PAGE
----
Northampton’s field hockey team admittedly had a good nearly two — week period. The Konkrete Kids had won their last five games, begin 4-0 last week.
However, the Kids’ has a temporary setback when they dropped a 7-1 decision to Easton Tuesday.
“We definitely hit a road bump,” said head coach Carrie Saul. “We were probably a little tired and it took a toll on our legs and chemistry. We had been playing well.
“Easton is a very good team. Give them a lot of credit. They play Emmaus this week and will give them a run for their money.”
Northampton head boys’ soccer coach Adam Bastidas knew this year likely wouldn’t be like the previous one.
Last year, the Konkrete Kids more than doubled their wins from the 2016 season, as they recorded 13 wins and a district playoff berth in the process. However, the Kids had a large senior class.
So, this year, Bastidas sees a retooling year, not necessarily rebuilding. It became evident to him in the Kids’ opening two games, a 4-2 loss to Whitehall and a 9-0 shutout to Parkland.
Northampton’s field hockey team was schedule to play two games on grass this year. Ironically, both of them were the first two games of the season.
Fortunately, the Konkrete Kids took care of both of them.
Northampton opened the season with two impressive shutout victories, throttling Catasauqua, 8-0, and blanking Bethlehem Catholic, 4-0.
“We got our grass games done,” said head coach Carrie Saul. “We had two nice wins. We had a balanced attack and that’s what we will be looking for. Now, we can get back to turf, but it was a good way to begin the season.”
The 28th version of Catasauqua’s Tournament of Champions proved to be an old-fashioned basketball barnburner.
Top-Cat, the champion of the nearby Stiles League, defended its title with a tight-knit, 62-59 win over Ohlson’s Landscaping to capture the crown.
Derek Hall hit John Amoroso for a layup with roughly 15 seconds remaining in the game to help Top-Cat to the title. It was a close contest throughout the night, as the tournament featured its share of interesting games.
Twenty-eight years ago, Eric Snyder had one of those night’s where he couldn’t sleep.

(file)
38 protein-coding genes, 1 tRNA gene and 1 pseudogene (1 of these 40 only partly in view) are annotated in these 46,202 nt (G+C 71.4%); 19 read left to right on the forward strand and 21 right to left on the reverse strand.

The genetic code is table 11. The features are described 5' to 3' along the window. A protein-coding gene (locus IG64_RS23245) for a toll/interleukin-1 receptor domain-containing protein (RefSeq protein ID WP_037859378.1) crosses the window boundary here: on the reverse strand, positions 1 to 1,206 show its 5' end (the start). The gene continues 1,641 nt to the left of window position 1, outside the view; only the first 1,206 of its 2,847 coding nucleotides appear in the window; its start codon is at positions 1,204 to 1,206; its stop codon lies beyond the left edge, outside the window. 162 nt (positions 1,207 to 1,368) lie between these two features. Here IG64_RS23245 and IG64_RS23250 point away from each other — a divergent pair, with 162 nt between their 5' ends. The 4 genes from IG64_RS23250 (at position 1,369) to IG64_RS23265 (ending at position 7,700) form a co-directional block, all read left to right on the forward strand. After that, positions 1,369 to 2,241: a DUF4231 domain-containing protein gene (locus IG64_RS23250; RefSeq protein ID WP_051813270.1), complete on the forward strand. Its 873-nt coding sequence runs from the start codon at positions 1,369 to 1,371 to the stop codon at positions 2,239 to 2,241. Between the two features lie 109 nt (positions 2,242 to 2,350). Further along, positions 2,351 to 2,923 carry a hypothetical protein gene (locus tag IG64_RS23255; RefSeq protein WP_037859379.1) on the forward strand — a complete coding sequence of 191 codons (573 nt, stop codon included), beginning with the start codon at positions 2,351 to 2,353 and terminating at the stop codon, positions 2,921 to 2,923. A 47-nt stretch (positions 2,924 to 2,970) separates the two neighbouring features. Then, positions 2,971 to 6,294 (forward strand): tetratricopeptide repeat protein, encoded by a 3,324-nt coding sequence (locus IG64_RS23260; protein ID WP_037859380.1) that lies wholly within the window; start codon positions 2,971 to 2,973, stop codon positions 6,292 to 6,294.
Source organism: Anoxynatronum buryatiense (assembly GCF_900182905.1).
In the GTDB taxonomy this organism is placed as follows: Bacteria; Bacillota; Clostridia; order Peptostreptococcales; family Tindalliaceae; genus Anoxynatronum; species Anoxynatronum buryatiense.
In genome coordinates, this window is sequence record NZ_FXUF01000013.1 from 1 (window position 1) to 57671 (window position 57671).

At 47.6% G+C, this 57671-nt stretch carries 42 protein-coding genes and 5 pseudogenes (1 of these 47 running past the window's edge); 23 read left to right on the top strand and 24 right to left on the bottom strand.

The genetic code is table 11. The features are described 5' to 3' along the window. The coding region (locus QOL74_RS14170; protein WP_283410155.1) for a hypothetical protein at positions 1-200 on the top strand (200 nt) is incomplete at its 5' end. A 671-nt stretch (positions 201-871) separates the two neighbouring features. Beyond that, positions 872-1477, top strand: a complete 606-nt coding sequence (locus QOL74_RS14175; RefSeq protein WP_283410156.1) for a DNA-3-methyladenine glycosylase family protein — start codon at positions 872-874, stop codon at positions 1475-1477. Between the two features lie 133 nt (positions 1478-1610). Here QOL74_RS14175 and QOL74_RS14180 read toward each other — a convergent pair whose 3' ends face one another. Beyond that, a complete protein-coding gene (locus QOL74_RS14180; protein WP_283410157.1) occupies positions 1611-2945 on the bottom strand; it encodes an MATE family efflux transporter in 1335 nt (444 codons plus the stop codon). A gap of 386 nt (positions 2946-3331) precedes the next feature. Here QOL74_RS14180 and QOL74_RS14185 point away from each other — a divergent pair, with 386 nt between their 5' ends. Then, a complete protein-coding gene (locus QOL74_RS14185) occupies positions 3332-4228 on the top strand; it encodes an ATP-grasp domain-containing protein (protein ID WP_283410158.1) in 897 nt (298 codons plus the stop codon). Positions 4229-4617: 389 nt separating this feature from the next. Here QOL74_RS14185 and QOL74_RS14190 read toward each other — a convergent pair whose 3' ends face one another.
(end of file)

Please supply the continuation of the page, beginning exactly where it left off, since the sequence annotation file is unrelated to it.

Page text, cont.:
He remembered a passage from a book written by legendary college football coach Lou Holtz who stated that he would “get up and do something to make him tired.”
So Snyder decided to follow the initiative. He had his concept and groundwork for the then initial Tournament of Champions, but he wanted to add another twist. Snyder wanted it to be a rotating tournament in which a different league every year would be the host site.
For the Northampton’s basketball team, it was a busy and productive summer.
This week, the Konkrete Kids were in the final stages of the Allentown Summer League. They also participated in the Cedar Beach Bash and SportsFest’s “A-Town Thrown Down,” both of which had strong showings.
The Kids also had weekend shootout tournaments at East Stroudsburg University and Millersville University, as they were exposed to teams outside the general area.
In all, it proved to be an interesting summer.
Northampton’s Connie Mack team’s ride in the postseason didn’t end according to their script, but they did experience a ride that could leave lasting impressions.
The Konkrete Kids went on a late-season binge that saw them advance to the Lehigh Valley Connie Mack championship game, only to lose in an 8-7, eight-inning contest to Bethlehem Catholic.
With their late-season heroics, Northampton received a bye in the opening–round of the state Connie Mack tournament and began play two days later at Limeport Stadium.
Northampton Legion head coach Mike Bodnar likely will remember this past Father’s Day.
Aside from his family’s celebrations, Bodnar watched his Northampton Legion team take stock of itself and begin a rampage that has carried them to the top seed in the playoffs and Northampton County League finals.
“We lost to East Stroudsburg and we played badly” said Bodnar. “I benched four players and the coaches agreed with me that we had to send a message. Our play just wasn’t acceptable.
“That really sunk in because we haven’t lost since then.”
A few weeks ago, Northampton’s Lehigh Valley Connie Mack (LVCM) team faced the arduous task of a stretch of six games in seven days.
Head coach Steve Kerbacher wasn’t sure how his club would respond to challenge, as it could greatly impact their season. In the end, though, Kerbacher and his team eventually saw the test as one that would leave its mark for quite some time.
Coming into summer league play, Aidan Ellwood viewed the landscape of his team at Northampton, and he began to undertake a new role.
The lone senior and returning leading scorer, Ellwood understands it simply won’t be about putting the ball in the basket.
“We’re young,” said Ellwood describing his team. “We have a lot of the younger guys realizing their roles. But we are starting to come together as a unit.